An attack on a shuttle carrying military personnel in Ankara has come at a time in which the AKP has been experiencing a crisis due to its bellicose policies on the Kurdish issue and growing dissent within its ranks, as well as isolation on its Syrian policies
The government of Prime Minister Ahmet Davutoğlu was quick to pin the blame for a Feb. 17 bomb attack in Ankara that killed 28 and injured 61 more on the People’s Protection Units (YPG) as part of its recent attacks on the group.
But amid the forecasts of the ramifications of the attack, taking a closer look at the developments prior to the attack is beneficial for understanding how Turkey has come to find itself on the edge of the precipice.
The assault on the military personnel has come at a time in which the ruling Justice and Development Party (AKP) has been experiencing a crisis due to its bellicose policies on the Kurdish issue and growing dissent within its ranks, as well as isolation on its Syrian policies.
In just the last 20 days, the following has occurred during the war in the country’s Kurdish province, as well as the brutal conflict in Syria:
Davutoğlu, several ministers, Chief of General Staff Gen. Hulusi Akar and National Intelligence Organization (MİT) Undersecretary Hakan Fidan traveled to Saudi Arabia on 31 January and 1 February during a critical period in which jihadists had lost ground to the Syrian Army and its allies acting with Russian support, as well as amid fierce arguments about who could be represented in talks in Geneva about the future of Syria.
On 1 February, the Syrian Army and its allies acting with Russian support launched an operation on Aleppo, cutting off the last supply line from Turkey to jihadist defenders on 3 February.
The Syrian Army and the People’s Protection Units/Women’s Protection Units (YPG/YPJ) began a coordinated operation with Russian air support along the Azez-Tel Rifaat-Marea front against cornered jihadist forces backed by the AKP on 4 February.
Faced with the prospect of losing its presence in the fight with the closing of the supply line to Aleppo, the AKP ordered Turkish forces to increase their activity along the border, with AKP spokesman Ömer Çelik attempting on 4 February to justify the actions by invoking Turkey’s sensitivities in terms of its “red lines” stemming from the Tishrin Operation in late December 2015.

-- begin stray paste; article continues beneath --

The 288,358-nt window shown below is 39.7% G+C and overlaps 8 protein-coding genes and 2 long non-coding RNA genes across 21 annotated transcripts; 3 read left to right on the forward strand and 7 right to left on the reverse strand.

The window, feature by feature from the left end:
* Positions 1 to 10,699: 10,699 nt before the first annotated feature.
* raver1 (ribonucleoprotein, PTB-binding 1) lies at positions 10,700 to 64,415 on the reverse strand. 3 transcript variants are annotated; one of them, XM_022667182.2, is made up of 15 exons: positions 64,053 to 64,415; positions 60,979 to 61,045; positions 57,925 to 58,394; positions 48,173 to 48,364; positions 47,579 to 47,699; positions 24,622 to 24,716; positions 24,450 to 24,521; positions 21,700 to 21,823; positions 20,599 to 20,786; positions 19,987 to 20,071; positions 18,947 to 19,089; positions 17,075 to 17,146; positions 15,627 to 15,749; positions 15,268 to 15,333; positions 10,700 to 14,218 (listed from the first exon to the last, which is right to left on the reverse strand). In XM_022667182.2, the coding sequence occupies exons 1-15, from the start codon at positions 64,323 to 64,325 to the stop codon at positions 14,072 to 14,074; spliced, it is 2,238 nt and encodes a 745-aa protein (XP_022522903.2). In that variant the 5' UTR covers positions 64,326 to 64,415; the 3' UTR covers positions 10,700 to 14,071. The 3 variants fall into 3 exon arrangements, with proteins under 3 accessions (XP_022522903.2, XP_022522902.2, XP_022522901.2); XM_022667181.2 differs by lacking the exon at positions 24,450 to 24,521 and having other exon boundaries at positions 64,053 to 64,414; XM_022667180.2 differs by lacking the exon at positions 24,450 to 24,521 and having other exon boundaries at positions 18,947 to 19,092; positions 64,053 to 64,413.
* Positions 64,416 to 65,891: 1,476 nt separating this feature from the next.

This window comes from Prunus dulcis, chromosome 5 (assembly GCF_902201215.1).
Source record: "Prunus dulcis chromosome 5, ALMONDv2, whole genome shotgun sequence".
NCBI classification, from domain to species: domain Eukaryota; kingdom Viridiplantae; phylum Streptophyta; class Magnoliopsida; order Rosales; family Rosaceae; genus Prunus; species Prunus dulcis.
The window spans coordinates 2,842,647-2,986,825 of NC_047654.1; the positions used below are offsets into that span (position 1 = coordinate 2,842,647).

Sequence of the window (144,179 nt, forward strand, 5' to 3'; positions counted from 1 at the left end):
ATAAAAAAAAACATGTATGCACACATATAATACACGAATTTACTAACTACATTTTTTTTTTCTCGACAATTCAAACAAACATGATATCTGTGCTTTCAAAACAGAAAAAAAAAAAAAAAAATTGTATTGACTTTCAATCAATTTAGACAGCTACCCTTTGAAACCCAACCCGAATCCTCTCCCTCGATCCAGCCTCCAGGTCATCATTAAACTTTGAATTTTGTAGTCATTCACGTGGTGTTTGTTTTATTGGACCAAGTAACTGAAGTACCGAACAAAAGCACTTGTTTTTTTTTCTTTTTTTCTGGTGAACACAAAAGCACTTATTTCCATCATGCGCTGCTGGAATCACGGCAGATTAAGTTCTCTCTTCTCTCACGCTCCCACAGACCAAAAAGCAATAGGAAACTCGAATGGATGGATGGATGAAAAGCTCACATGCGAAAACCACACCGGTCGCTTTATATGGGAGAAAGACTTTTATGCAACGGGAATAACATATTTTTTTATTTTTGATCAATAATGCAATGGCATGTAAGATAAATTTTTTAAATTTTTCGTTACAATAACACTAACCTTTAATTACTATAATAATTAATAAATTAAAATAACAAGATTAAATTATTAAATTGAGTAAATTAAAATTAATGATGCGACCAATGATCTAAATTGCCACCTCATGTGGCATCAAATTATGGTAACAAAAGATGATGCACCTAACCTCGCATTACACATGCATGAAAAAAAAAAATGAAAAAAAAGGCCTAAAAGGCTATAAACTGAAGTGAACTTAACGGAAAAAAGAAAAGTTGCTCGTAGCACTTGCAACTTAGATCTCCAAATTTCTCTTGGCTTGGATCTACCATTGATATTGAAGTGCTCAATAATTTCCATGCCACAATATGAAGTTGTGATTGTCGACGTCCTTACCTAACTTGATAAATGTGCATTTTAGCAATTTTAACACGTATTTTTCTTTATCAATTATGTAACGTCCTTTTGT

After failing to reach its desired outcomes, Turkey’s government introduced its 10-point “Master Plan on 5 February.
At least 150 people were killed in a massacre in three basements in the southeastern district of Cizre on 7 February. The number of those killed came in excess of the close to 80 that had already been killed in a two-month-long siege by government forces in the districts of Sur, Cizre and Silopi.
Returning from a Latin America trip on 7 February, President Recep Tayyip Erdoğan noted that Turkey “did not want to make the same mistake as it did in 2003, when parliamentarians refused to send Turkish troops into Iraq during the U.S. invasion. Erdoğan also asked Washington whether Turkey or the “terrorists in Kobane” were the U.S.’ ally.
Hürriyet journalist Deniz Zeyrek reported on 10 February that “military sources” had said that “Turkish troops would not step foot on Syrian soil without a decision from the U.N. Security Council.” “A senior official” also said Turkey’s military would not take part in any alliance called the “Army of Islam” in a message highlighting the military’s discomfort with a possible invasion with Saudi Arabia in Syria.
Syrian Democratic Forces (QSD) acting under the leadership of the YPG/YPJ took control of the Minnağ (Minîh) Military Airbase and Minîh village to the south of Azez on 11 February.
Turkish military forces began firing artillery rounds on 13 February at the YPG/YPJ stationed at the Minnağ Airbase, as well as the villages of Minîh and Merinaz, as they advanced north toward Azez. Pro-AKP media initially reported the attacks as a “direct intervention” before reporting that the Turkish military had “responded within the rules of engagement.”
Davutoğlu demanded that the YPG immediately withdraw from Azez and its vicinity, but Democratic Union Party (PYD) leader Salih Muslim said the group had no plans to withdraw from the area.
Referring to the U.S., Davutoğlu called on “friendly and allied countries” on 13 February to adopt Turkey’s stance on the PYD and the YPG, noting that “we will not hesitate to take the necessary steps in Syria that we take in Kandil [in bombing PKK positions].”
Davutoğlu claimed that the YPG/YPJ and QSD’s advance on Azez had been halted, but the forces continued to advance on 15 and 16 February.
With international pressure growing on Turkey to cease its attacks on Syria, the AKP government intensified its rhetoric regarding the ties between the “terrorist organizations” of the PYD and the PKK, proclaiming that “a land operation could be necessary.”
News emerged on 17 February of the possibility of a massacre in Diyarbakır’s Sur district that would mirror the killings in Cizre, as Dicle News Agency (DİHA) journalist Mazlum Dolan texted that up to 200 people were marooned in a building and facing death at the hands of Turkish government forces.